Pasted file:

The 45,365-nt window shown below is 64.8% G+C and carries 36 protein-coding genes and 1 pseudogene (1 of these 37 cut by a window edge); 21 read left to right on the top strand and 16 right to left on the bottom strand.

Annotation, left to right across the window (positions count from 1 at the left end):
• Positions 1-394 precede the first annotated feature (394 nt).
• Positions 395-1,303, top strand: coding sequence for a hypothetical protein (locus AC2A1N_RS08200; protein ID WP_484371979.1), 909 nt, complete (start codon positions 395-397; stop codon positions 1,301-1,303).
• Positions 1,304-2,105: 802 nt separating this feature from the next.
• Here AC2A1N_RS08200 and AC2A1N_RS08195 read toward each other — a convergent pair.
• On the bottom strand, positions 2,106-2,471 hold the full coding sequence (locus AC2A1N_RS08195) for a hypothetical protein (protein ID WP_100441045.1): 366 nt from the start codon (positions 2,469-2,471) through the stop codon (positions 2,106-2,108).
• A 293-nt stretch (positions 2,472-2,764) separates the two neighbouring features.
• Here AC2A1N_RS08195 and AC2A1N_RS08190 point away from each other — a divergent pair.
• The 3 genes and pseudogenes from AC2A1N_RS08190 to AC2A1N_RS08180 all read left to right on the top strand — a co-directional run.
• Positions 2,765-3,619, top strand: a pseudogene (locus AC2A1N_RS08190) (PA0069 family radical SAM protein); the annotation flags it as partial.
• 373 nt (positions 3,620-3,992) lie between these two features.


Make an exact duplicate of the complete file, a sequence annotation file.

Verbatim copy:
The 45,365-nt window shown below is 64.8% G+C and carries 36 protein-coding genes and 1 pseudogene (1 of these 37 cut by a window edge); 21 read left to right on the top strand and 16 right to left on the bottom strand.

Annotation, left to right across the window (positions count from 1 at the left end):
• Positions 1-394 precede the first annotated feature (394 nt).
• Positions 395-1,303, top strand: coding sequence for a hypothetical protein (locus AC2A1N_RS08200; protein ID WP_484371979.1), 909 nt, complete (start codon positions 395-397; stop codon positions 1,301-1,303).
• Positions 1,304-2,105: 802 nt separating this feature from the next.
• Here AC2A1N_RS08200 and AC2A1N_RS08195 read toward each other — a convergent pair.
• On the bottom strand, positions 2,106-2,471 hold the full coding sequence (locus AC2A1N_RS08195) for a hypothetical protein (protein ID WP_100441045.1): 366 nt from the start codon (positions 2,469-2,471) through the stop codon (positions 2,106-2,108).
• A 293-nt stretch (positions 2,472-2,764) separates the two neighbouring features.
• Here AC2A1N_RS08195 and AC2A1N_RS08190 point away from each other — a divergent pair.
• The 3 genes and pseudogenes from AC2A1N_RS08190 to AC2A1N_RS08180 all read left to right on the top strand — a co-directional run.
• Positions 2,765-3,619, top strand: a pseudogene (locus AC2A1N_RS08190) (PA0069 family radical SAM protein); the annotation flags it as partial.
• 373 nt (positions 3,620-3,992) lie between these two features.